Employee Benefits: Four ways employers can build financial resilience into their strategy

For the financial lives of working people, sustained reduction in wages and changing regulations has meant that the outbreak has really challenged their financial resilience. Businesses looking for a speedy recovery need to provide direct and immediate employee benefits to help their workers rebuild and help staff on their journey to financial resilience. 

Employee benefits to improve financial resilience

What does financial resilience mean?

Financial resilience is the ability to withstand and recover from temporary financial hardship due to a sudden fall in income or an unavoidable rise in expenditure. 

Why should your employee benefits strategy include financial resilience tools?

It’s simple really, a workforce without money worries is a healthy and happy workforce that are going to have less on their minds and be more focused on their work. Over half the people surveyed in the PWC 8th Annual Financial Wellbeing Report said that financial worries were the biggest stress factor in their lives.

82% of Wagestream users feel more positive about their employer for providing financial resilience tools as a part of their employee benefits.

We’re going to look at the four steps for financial resilience

  • Helping with the here and now 
  • Providing liquidity
  • Building financial knowledge
  • Encouraging a savings habit for the future

Helping with the here and now

After months of furlough and reduced wages, your staff need help with understanding where they are financially and what their next steps are.

The best way to do this is providing access to helpful budgeting tools that not only provide an overview of expenditure but also a real-time of view of earnings so that they can plan ahead. 

Tools with built-in payment reminders for recurring bills can help colleagues to stay a float. 

Months of uncertainty around what employees are going to get paid and when means that this kind of support can be hugely impactful. 

Earned wage access

With 19% of people saying they turned to credit cards to cover necessary items in the first four weeks of lockdown*, employers need to provide better liquidity through access to earned wage access schemes to help workers avoid negative cycles of debt.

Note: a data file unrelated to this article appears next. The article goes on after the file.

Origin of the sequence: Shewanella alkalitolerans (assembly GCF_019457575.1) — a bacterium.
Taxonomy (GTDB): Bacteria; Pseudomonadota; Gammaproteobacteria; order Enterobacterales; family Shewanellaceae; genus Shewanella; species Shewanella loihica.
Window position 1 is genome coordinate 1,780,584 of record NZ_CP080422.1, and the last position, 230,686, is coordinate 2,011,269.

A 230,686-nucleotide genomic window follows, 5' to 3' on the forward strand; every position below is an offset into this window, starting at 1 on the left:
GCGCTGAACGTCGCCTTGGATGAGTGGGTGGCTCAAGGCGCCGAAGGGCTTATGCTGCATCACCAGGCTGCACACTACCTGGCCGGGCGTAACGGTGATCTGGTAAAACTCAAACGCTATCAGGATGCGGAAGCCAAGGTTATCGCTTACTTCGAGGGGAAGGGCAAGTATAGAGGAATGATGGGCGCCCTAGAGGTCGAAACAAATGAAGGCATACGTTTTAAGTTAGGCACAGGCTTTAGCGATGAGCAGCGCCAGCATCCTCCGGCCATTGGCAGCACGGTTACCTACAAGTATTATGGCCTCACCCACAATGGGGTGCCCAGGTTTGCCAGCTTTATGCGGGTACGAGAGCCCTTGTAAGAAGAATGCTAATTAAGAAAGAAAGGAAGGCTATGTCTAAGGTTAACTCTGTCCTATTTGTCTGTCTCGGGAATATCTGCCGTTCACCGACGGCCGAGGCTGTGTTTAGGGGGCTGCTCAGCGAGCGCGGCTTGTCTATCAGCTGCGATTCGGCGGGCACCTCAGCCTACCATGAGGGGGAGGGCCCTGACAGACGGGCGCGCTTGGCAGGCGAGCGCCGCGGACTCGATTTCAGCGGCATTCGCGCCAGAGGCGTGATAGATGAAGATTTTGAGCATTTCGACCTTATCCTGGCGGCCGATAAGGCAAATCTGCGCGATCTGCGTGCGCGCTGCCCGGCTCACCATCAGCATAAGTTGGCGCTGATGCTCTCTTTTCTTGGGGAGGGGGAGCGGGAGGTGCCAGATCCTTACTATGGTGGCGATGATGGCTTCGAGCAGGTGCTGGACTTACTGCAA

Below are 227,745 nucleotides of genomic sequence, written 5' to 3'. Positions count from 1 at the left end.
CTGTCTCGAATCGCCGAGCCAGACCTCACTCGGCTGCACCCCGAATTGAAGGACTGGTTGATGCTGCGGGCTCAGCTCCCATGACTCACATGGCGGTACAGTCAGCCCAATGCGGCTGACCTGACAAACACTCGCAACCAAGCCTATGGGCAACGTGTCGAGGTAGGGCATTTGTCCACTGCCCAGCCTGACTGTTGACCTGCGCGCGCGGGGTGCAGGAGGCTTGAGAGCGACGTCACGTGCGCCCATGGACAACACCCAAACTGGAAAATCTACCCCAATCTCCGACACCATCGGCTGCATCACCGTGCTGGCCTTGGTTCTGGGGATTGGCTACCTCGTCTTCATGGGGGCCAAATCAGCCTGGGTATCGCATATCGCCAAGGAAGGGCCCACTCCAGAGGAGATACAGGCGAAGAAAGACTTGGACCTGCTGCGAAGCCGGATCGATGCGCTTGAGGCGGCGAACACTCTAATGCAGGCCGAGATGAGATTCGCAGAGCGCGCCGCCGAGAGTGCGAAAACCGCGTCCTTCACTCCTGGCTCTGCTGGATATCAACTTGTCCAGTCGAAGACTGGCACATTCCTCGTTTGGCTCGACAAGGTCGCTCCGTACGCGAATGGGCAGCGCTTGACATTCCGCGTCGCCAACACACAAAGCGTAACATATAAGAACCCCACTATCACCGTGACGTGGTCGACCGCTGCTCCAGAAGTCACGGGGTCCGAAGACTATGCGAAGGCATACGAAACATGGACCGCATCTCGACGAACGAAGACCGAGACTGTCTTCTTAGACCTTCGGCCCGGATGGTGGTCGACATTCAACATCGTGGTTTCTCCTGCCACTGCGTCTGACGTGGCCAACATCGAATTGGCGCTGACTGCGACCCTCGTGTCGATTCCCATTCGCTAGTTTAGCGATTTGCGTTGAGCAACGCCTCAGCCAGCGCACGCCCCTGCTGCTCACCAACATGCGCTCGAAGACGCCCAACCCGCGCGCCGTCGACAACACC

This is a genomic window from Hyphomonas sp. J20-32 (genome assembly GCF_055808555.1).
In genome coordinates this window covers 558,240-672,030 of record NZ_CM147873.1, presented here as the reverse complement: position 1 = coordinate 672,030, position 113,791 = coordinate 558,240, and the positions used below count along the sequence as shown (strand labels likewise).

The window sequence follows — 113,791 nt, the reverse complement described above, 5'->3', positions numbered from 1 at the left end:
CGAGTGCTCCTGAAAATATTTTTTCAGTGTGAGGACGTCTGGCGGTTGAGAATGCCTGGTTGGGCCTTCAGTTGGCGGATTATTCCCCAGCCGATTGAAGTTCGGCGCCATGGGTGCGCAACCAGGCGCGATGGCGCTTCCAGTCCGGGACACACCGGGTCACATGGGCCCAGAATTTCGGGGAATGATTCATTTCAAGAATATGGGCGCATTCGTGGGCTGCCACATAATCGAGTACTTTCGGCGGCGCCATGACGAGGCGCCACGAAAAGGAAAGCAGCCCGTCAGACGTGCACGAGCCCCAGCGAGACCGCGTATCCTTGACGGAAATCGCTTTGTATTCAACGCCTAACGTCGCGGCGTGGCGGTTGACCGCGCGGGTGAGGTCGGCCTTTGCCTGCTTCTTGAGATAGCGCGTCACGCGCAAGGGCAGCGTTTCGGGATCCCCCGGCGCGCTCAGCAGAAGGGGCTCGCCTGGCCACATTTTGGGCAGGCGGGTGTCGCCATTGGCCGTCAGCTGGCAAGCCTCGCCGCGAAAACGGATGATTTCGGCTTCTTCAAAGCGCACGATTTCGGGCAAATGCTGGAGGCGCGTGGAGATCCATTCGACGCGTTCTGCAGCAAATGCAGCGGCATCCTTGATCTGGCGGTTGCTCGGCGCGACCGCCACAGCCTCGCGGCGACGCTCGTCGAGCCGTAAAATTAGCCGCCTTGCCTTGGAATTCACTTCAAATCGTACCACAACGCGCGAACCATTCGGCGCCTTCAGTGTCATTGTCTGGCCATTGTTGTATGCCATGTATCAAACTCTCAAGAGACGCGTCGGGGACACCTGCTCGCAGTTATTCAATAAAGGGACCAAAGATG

*Standard Life Foundation, Coronavirus Financial Impact Tracker, April 2020

Earned wage access or earned salary access schemes (ESAS) quite simply allow employees to access their wages as they’re earned and avoid unnecessary debt. At Wagestream, we only ever provide access to earned wages, although some other schemes may vary so be sure to understand the full offering. 

Earned wage access with Wagestream has already helped 42% of users avoid turning to payday lenders, 37% avoid going into an overdraft, and 65% cover an unexpected bill with their own wages. 

Building financial knowledge

Empowering employees to make the right decisions when it comes to their money should only be done through independent financial guidance. An unbiased partner can help to protect the employer and help employees feel more confident about the quality of information they’re receiving. 

Gamified education courses are a great way to get staff engaged with financial education resources when working remotely. 

For more information on specific financial support available throughout the crisis, click here. 

Encouraging a savings habit for the future

After you’ve helped your staff back on their feet, you need to promote good savings habits so that they can start to build a financial buffer. Helping staff create a financial buffer means that they have the ability to weather any financial storms of the future. 

Incentivised and automatic savings direct from salary are a great way to make it simple and help employees save in a manageable and effective way. 

For more information on how to promote good savings habits, click here. 

To build financial resilience into your employee benefits strategy, get in touch.